Many people have become savers rather than spenders over the past year, as pandemic restrictions have meant they’ve cut costs on things like their daily commute and socialising.
But as lockdown restrictions are gradually eased at varying rates, the temptation to fall back into old spending habits may return.
Money app Yolt has already seen signs that some people are dipping into their savings now already. It found that, while the amounts people have been saving has generally been increasing, in March, Yolt users typically withdrew 18 per cent more than they put away.
While we all deserve some fun in the months ahead, you might be keen to keep hold of your newfound saving habits. Here are some tips for holding onto those purse strings…
1. Set realistic budgeting goals
Sally Conway, head of consumer communications at Shawbrook Bank, says: “As restrictions ease, take control by setting a monthly spending limit. But make sure you set yourself realistic goals, so you don’t end up breaking the budget entirely.
“Taking the time to assess your current financial situation and considering your priorities for the rest of the year is a great way to get started,” Conway adds.
“It’s also important to remember that each month can come with different financial priorities. Often the same budget won’t work for every month, and there may be unexpected expenses you might not have considered.”
2. Manage your social calendar
After social diaries have been empty for so long, it may be tempting to try and fill them to their limits. But Conway says: “When we’re tied into social plans, it can be difficult to consider how much we’re spending. This is where budgeting can be really useful. By setting aside a budget for social plans, you can better manage your personal finances. If you do end up spending more than expected, you can look to cut costs elsewhere.
“You can also manage your time. By prioritising the things you enjoy the most, or by suggesting less expensive ideas, you can spend less without missing out.”
3. Can you live without it?
There may be subscriptions you cancelled during lockdown that you could do without for good. Conway says: “Whether it’s discovering the abundance of online workout classes rather than that monthly gym membership, or unearthing a love of cycling that could be a way of cutting commuting costs, keeping changes like this in place could make a big difference to your future savings.
“Equally, review new entertainment subscriptions you’ve signed up to in lockdown. You might find that now you have the option to go out with friends or go back to the gym, you don’t need half the things you signed up for when you were stuck indoors.”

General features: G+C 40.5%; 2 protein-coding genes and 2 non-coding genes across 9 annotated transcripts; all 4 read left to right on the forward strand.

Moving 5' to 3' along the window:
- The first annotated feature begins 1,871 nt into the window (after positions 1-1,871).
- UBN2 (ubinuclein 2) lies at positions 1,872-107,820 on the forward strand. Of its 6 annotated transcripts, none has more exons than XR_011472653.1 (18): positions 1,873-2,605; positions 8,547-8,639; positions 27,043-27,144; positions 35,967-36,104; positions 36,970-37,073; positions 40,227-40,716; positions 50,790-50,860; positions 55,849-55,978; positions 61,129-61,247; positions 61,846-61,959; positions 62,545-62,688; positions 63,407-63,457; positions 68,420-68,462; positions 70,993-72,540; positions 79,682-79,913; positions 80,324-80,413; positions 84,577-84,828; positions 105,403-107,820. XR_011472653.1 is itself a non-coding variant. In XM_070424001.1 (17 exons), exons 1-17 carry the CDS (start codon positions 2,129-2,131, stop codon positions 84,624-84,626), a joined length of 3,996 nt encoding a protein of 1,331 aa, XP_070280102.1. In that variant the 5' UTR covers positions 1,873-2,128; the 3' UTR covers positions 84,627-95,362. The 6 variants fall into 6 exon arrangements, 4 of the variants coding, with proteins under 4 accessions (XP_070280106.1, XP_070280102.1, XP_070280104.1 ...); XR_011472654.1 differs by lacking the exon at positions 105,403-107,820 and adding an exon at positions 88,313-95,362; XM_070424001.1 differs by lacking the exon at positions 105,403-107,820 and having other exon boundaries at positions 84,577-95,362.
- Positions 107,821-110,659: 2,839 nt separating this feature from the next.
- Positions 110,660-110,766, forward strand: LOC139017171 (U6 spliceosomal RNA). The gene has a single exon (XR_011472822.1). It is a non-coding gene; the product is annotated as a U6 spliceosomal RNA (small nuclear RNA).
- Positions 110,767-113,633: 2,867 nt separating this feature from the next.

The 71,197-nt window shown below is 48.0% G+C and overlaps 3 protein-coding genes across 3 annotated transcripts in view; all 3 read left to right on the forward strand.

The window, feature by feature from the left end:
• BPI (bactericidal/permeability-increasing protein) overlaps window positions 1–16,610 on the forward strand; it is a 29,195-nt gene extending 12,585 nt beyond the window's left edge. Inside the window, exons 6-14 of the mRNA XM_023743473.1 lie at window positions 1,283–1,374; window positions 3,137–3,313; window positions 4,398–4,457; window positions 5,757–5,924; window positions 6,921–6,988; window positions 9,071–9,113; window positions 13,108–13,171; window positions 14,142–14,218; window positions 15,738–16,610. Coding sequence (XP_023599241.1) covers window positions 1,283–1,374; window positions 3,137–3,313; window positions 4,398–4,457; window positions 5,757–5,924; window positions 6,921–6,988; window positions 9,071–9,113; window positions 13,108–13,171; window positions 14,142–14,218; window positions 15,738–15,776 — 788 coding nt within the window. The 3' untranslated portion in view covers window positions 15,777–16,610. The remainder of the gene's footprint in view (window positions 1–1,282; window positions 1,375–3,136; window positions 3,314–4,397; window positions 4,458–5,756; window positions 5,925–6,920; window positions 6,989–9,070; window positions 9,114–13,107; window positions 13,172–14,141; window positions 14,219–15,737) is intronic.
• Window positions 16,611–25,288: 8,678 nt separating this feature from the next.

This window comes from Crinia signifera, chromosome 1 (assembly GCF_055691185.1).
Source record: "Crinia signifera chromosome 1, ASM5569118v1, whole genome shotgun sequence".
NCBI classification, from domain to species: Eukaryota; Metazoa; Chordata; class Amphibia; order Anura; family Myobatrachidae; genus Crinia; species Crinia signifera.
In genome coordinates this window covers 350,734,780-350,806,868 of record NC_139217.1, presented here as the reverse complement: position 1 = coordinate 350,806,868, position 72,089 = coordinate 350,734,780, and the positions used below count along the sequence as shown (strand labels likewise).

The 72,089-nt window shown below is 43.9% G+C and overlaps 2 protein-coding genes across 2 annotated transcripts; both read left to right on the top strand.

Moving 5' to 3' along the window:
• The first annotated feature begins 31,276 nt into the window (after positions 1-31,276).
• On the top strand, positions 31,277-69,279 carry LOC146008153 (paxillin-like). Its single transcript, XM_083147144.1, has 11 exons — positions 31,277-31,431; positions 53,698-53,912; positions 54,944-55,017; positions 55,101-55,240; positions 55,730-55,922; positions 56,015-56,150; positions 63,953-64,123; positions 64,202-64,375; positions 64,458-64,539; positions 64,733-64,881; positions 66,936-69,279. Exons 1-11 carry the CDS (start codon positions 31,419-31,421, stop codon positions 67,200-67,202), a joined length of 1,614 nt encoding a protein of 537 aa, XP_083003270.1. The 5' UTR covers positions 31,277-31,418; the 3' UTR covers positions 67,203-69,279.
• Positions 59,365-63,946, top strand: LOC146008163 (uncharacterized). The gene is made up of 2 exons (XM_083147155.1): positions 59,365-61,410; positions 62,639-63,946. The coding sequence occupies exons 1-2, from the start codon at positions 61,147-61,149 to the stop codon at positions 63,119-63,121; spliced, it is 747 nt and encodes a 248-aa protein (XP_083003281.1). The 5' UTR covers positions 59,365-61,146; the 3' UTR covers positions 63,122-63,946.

4. Search for deals and offers
If you do plan on doing some shopping, Conway suggests making the most of online discount codes and cashback websites whenever possible.
5. Use the three-day rule
Conway says: “If you see something you really want, step back and save the purchase for three days. Make sure you take time to consider your budget before you purchase. If you can afford it, and you are still hankering after the product three days later, then it is more likely to be something you really need and will value over the long-term.
“Impulse buying often follows a pattern,” she adds. “For example, if you find you are always searching on your favourite site on a Sunday evening to ease Monday blues and often end up buying a new item, then try and recognise this and stop yourself from succumbing to the habit by removing the temptation.”
6. Spend smartly
Pauline van Brakel, chief product officer at Yolt, says: “As lockdown restrictions ease and things start opening up again, it has never been more important for people to be smart with their money, and to strive to find new ways of balancing spending and saving.”
She suggests reviewing all your expenses – you may even discover some direct debits you may have forgotten about and you might be able to save on ‘fixed’ costs such as household bills by switching providers.
7. Save regularly
If you’ve got savings to dip into, you won’t have to pay to borrow. Van Brakel suggests earmarking roughly 50 per cent of income for essentials, 30 per cent for discretionary ‘luxuries’ and 20 per cent for savings.
She says: “If you’d like a little more to fall back on, you could even flip your ‘luxuries’ and ‘saving’ splits. So you could put 30 per cent into a saving account and leave yourself 20 per cent for treats. You can always tweak these amounts to suit your budget – just try to stick to a set amount of savings each month.”
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